Senator GRAHAM - I am speaking of adequate protection, and not prohibition. In their cotton mills, calicos of a very high standard are being produced; but I do not know if the supply is sufficient to meet the demand. They have the nucleus of a calico-manufacturing plant which is really wonderful, and is producing material which compares more than favorably with the English article. The unbleached calico they are manufacturing does not contain a large quantity of lime, such as is found in the imported article. The Australian calico, when washed, really becomes thicker, whereas the English article, which contains much lime, becomes so thin after washing that there is hardly any of it left.


Senator Ogden - Will not the higher tariff be responsible for increasing the price of miners' dungarees?


Senator GRAHAM - Not necessarily. I have also visited the Lincoln Mills, referred to by Senator Guthrie, and it is a shame that much of the valuable plant installed there should be lying idle. The quality of the silk stockings, blankets, rugs, and other articles manufactured is of a very high standard. When in Sydney, I also visited the Australasian Glass Works, in which thousands of men are employed turning out a product of a very high quality. A glass-blower of 24 year3 of age, who was brought from Belgium - which is the home of glass manufacturing - was receiving, on an average, £S os. a week, and evidently he earns that amount or he would not receive it. Any one visiting the works and noting the. conditions under which the men are employed, particularly in the vicinity of the furnaces, must admit that they earn every penny they receive, even if it is £20 a week. It has been proved on many occasions that wc have men in Australia who are quite capable of producing goods of a similar quality to those manufactured in other countries where industries have been established for many years. Even if we obtain the assistance of expert artisans from Great Britain, no objection should be offered, because we have sprung from British stock. If we have not in Australia men who have a knowledge of a new class of manufacture we are undertaking, we must import experts to guide our operatives until they become experienced .


Senator DRAKE-BROCKMAN (WESTERN AUSTRALIA) -brockman. - How many men are employed in the Australasian Glass Works in Sydney ? ,


Senator GRAHAM - About 2,000. It is a very large concern.


Senator Drake-Brockman - How many specialists have been imported?


Senator GRAHAM - Quite a number. J. have mentioned a few of the industries I am prepared to support, and while I claim to be a good Australian, and wear and use Australian products, I should like to give the Senate a little information concerning the "make-up" of Senator Guthrie. The tweed used in the suit he is wearing, and which he claims to be all-Australian, evidently came from the Geelong Woollen Mills.


Senator Guthrie - The returned soldiers' mill.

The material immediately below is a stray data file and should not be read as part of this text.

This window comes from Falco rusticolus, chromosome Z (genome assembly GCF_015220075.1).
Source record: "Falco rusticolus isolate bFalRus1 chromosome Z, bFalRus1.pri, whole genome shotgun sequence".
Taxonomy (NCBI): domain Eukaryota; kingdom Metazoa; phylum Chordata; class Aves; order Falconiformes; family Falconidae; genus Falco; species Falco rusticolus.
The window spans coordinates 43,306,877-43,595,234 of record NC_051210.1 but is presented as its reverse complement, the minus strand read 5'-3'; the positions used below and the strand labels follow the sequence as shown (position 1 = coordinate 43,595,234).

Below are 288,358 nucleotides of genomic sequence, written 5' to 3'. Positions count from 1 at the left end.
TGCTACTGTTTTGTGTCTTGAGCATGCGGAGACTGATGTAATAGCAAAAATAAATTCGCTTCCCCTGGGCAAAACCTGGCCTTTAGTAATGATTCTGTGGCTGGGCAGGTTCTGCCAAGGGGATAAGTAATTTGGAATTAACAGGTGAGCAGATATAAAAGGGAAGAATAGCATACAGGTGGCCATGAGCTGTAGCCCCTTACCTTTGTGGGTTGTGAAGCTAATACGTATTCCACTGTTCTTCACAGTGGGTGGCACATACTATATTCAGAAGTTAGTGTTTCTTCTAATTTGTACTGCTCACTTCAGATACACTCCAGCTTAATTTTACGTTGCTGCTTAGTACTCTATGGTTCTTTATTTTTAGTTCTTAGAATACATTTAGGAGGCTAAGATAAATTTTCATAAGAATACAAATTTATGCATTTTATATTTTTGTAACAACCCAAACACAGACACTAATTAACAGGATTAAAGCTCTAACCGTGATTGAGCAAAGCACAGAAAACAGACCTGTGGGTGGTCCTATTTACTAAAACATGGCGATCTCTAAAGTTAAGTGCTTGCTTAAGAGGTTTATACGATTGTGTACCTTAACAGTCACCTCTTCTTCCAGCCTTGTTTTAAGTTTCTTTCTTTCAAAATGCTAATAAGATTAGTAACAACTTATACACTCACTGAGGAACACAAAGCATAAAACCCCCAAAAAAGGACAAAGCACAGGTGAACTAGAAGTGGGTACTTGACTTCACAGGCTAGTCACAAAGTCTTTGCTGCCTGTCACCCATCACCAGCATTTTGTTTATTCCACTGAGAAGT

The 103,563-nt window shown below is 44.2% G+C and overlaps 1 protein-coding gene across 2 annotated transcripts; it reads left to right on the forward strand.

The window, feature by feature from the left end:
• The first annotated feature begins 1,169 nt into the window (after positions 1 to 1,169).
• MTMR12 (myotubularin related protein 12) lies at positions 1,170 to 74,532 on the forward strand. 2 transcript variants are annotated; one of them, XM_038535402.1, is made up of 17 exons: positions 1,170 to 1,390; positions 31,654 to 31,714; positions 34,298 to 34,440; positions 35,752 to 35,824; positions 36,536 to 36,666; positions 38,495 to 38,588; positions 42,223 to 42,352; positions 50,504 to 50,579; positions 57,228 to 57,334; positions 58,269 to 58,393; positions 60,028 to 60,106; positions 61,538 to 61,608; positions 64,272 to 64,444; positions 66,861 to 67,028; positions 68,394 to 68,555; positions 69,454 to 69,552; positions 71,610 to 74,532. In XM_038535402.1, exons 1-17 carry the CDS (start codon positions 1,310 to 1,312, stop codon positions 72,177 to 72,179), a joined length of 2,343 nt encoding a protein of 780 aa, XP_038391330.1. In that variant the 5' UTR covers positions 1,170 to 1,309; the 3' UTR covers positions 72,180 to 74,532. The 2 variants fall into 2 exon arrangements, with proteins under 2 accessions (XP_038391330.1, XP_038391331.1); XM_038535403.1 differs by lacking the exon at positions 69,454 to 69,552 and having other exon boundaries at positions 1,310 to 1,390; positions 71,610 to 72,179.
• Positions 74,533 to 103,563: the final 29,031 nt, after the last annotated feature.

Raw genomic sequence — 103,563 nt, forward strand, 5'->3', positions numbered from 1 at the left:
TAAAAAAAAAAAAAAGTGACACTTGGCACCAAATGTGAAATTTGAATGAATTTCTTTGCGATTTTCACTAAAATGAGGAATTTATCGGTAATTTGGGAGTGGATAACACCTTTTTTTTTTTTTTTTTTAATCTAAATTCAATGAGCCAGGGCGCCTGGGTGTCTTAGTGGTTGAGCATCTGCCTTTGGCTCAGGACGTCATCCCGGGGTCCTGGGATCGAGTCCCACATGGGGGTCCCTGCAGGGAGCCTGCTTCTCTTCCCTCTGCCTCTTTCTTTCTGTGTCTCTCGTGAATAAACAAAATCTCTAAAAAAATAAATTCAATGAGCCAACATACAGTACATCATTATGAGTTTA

Senator GRAHAM - In making a coat, as honorable senators are aware, canvas is used. The canvas is not made in Australia, but in Belgium or Holland. The hair cloth used in the shoulders of the honorable senator's coat is. not made in Australia - it cannot be made here - but in France. The figured silesia used in the sleeve lining is not manufactured in Australia, butin Manchester, as also is the silesia used in making the pockets. The padding in the shoulders of the coat - it is always used to make a man look the man he is not - is not made in Australia, but in Manchester, The holland used as a lining across the back of the trousers is made in Belfast, and the buttons in Italy. Where does this "all-Australian suit" come in?


Senator Guthrie - Buttons are made in Australia.


Senator GRAHAM - Those on the garment to which the honorable senator referred were made in Italy. The machine silk with which the edges of his coat are stitched is made in England. These and the trouser fittings are not manufactured in Australia, and are not likely to be for some years to come. It is interesting to listen to the utterances of those who profess to wear wholly Australian-made clothes, but in most cases only the. tweed of which the suit is made is of Australian manufacture. The only way in which Australian industries can flourish is by affording them sufficient protection, and also by increasing the population so that our products can be easily disposed of. As far as the tariff generally is concerned, the members of the party, to which I belong are free to vote as they desire ; I intend to support the imposition of high duties.


Senator Drake-Brockman - What became of the glass works at Subiaco ?


Senator GRAHAM - They went into liquidation, I think, but a new company has been formed, and is installing additional plant.


Senator Drake-Brockman - It was forced out of existence owing to the intensive competition of the glassmanufacturing establishment which the honorable senator mentioned.


Senator GRAHAM - That is quite likely. In Western Australia we have practically no secondary industries, and we, therefore, have to rely largely on the production of those in the eastern States. ' Adjoining the glass works in Sydney there is a large deposit of white sand of the finest quality, which I believe is sufficient to meet their requirements for the next 100 years. I ask leave to continue my remarks on the next day of sitting.

Leave granted ; debate adjourned.







Suggest corrections